Copyright/Publisher: COMPUTE!'s Gazette/COMPUTE! Publications, Inc., Programmed By:
Kevin Mykytyn, Release Year: 1985, Genre: Snooker & Pool, Number Of Players: 1


Chalk up your cue stick and sharpen your skills with this exciting simulation of pocket billiards. For one or two players. Originally written for the unexpanded VIC, we've added a version for the 64.


The rules of "Pool" are simple you try to sink the billiard balls on the table by aiming and shooting the white cue ball.

The VIC version accepts either keyboard or joystick input (for details on how to play 64 Pool, see the programmer's notes accompanying this article). Use the joystick (or f3 key) to rotate the cue stick around the cue ball. Shoot it by pressing and holding the fire button (or f1). The longer you hold it down, the softer the shot. For a hard shot, release the button or key immediately.

Your turn continues as long as you keep pocketing balls. If you miss or scratch, your opponent takes over (if you're playing solo, try playing left against right hand). After a scratch, the cue ball may be positioned anywhere behind the scratch line using the joystick (or f3 and f5). Once you've selected a spot, tap the fire button (or f1) and continue playing.

The 15 balls are randomly placed after the last ball is sunk. You can then continue the game (up to a mutually agreeable limit) or respond to the prompt for a new game.

VIC Program Description

The main play routine of the program makes the billiard balls move, carom, and collide. In this routine, motion is simulated by POKEing a ball character to the next screen position in the direction of travel, and then POKEing a blank space to the previous position, erasing it. The resolution of the VIC's screen permits only eight directions of movement.

The program PEEKs ahead for upcoming collisions. When the edge of the table is reached, the direction of travel is reversed. When pockets (CHR$(102)) are detected, the scoring subroutine is called.

The ball slows down as it travels by using progressively longer time delays between screen POKEs. Sound effects punctuate ball impact, scoring, and turnovers. The REMark statements should help you follow the flow of the program.

VIC Program Variables

A = character under cue stick
B = current ball character
B0= cue ball, CHR$(87)
B1 = object ball, CHR$(81)
C = player code, +1 for player A, -1 for player B
D = ball velocity time delay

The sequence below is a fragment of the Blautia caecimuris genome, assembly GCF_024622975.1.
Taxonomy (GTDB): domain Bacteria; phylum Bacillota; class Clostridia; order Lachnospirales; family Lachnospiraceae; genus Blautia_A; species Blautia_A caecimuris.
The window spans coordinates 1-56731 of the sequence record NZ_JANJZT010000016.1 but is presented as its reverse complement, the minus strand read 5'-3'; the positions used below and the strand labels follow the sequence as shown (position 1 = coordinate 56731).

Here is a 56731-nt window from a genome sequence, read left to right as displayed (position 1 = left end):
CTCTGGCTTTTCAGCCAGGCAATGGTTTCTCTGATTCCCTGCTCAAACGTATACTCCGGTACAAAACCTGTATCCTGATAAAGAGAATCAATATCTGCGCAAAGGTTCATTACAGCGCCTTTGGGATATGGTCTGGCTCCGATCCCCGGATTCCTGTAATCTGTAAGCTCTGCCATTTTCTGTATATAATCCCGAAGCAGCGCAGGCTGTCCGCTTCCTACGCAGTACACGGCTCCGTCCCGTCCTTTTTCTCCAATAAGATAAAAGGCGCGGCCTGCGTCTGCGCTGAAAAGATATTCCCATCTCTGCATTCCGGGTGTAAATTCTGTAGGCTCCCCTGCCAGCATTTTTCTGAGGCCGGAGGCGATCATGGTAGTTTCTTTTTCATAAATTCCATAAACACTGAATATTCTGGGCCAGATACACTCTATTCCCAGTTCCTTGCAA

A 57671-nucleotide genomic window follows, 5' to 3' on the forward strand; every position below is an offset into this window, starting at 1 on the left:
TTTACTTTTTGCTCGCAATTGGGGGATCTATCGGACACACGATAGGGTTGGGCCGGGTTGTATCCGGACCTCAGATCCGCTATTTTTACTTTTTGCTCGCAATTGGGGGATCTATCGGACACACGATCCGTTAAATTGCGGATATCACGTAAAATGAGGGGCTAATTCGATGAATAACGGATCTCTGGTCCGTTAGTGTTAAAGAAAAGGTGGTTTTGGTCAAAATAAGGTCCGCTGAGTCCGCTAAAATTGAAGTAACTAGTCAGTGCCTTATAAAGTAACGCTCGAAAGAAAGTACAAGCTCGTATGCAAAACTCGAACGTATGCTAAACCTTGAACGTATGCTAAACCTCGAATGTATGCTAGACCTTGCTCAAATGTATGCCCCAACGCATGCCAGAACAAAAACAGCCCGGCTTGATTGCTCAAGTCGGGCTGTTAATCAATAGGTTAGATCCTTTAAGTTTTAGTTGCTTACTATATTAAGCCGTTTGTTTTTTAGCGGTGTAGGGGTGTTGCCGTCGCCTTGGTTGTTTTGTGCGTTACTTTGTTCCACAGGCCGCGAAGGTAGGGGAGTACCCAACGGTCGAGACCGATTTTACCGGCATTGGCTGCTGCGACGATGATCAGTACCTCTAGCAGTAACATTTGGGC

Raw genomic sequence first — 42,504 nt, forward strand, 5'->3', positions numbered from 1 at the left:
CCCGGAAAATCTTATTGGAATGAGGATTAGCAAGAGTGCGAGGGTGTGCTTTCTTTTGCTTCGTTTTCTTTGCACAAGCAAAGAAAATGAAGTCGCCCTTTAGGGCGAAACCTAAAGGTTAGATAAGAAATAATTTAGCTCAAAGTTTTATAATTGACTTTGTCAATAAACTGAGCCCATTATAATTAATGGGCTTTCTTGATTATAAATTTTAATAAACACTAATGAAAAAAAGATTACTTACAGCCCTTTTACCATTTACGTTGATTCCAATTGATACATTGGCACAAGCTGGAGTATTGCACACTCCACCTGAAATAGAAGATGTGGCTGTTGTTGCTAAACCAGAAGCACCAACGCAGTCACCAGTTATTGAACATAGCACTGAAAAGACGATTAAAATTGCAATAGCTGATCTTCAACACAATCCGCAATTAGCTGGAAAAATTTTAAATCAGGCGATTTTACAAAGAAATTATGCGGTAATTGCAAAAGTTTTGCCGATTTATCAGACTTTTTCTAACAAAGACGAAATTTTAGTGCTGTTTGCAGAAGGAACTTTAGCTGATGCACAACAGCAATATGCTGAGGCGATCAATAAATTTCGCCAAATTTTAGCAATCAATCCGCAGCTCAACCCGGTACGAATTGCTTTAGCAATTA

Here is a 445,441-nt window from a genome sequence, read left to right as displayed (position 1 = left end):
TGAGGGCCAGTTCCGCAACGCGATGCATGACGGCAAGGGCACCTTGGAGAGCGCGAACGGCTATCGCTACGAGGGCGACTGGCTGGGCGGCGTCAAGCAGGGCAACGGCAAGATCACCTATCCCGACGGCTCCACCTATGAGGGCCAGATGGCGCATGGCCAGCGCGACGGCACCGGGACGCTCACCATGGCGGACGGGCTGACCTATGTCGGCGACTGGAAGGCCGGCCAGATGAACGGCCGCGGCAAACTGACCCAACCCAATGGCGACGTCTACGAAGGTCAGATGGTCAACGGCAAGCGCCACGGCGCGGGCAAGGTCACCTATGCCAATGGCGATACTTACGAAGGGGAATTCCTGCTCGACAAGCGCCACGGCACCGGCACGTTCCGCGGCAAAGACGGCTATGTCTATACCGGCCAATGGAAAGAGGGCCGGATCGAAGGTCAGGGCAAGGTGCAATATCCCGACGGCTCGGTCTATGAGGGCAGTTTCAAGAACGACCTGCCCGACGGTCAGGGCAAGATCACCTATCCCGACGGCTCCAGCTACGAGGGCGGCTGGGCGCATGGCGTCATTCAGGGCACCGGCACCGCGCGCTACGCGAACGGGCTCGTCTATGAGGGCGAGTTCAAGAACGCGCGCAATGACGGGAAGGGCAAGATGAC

H = 1 for hit pocket, 0 for no score ball direction increment
J = joystick input
K = keyboard input
P = ball placement during table setup
Q = current ball location
Q0 = cue ball scratch location
QC = cue ball play location
SA = player A score
SB = player B score
T = sound effect time delay
V = cue stick or cue ball vector
Z = cue stick character

Entering VIC Pool

Almost all of the unexpanded VIC's memory is used for the program and variables. Do not add any unnecessary spaces. REM statements mark the beginning of subroutines; don't delete them unless you change the GOSUBs accordingly.

Programmer's Notes: 64 Pool

Kevin Mykytyn, Editorial Programmer
Rather than translating the VIC version directly to the 64, an entirely new high-resolution Pool was written. It requires a joystick (two joysticks in the two-player version).

The 64 version is written entirely in machine language, so MLX is required to type it in. If you do not have a copy of MLX (published periodically in the GAZETTE), type it in and save it to tape or disk. Then run it, and enter the following information:
Starting Address: 49152
Ending Address: 52905

When you've finished, save the program. Load it back into the computer using a secondary address of 1: LOAD "POOL",8,1 (disk) or LOAD "POOL",1,1 (tape). SYS 49152 starts the program.

The title screen comes up first, with a ragtime melody playing in the background. You choose a one- or two-player game. The screen clears and the pool table appears.

At the start of the game, the white cue ball is at one end of the table and six balls are arranged at the other end. There are six (rather than 15) because only eight sprites are available on the 64. Using the joystick, position the cue ball in the "kitchen," behind the scratch line. When you're ready to shoot, press the joystick button once. A crosshair appears on top of the cue ball.

Move the crosshair in the direction you want to shoot. Unlike the VIC version, which has eight directions of movement, 64 Pool allows you to shoot in any direction. Pressing the joystick button starts the cue ball rolling,

The distance between the cue ball and crosshair determines the strength of the shot. The farther away, the harder the shot. There is a limit on how far you can move the crosshair (approximately two-thirds the length of the table). On the initial break, you'll probably want to shoot hard. On later turns, the strength of the shot will determine how far the cue ball travels after a collision. Strategic soft shots can help you set up the table for the next shot.

The goal in the one player game is to clear the table in the fewest number of shots (the record here at COMPUTE! Publications is eight). When all balls are in the pockets, you're ranked according to your ability, from Pro (the best) to Pool Shark, Amateur, and Novice.

In the two-player game, you try to outshoot your opponent. When you sink a ball, it's placed on your side of the screen. With six balls in play, tie games are possible.

A scratch occurs when you knock the cue ball into a pocket, or when the cue ball doesn't hit anything before coming to a stop. You lose your turn, one of the balls to your credit is put back on the table, and the cue ball is placed in the starting position. Your opponent can then put the cue ball anywhere behind the scratch line.

64 Pool does not completely follow the laws of physics, although it offers a realistic simulation. The sprites are moved pixel by pixel, but the movement is calculated in 256ths of a pixel for increased accuracy.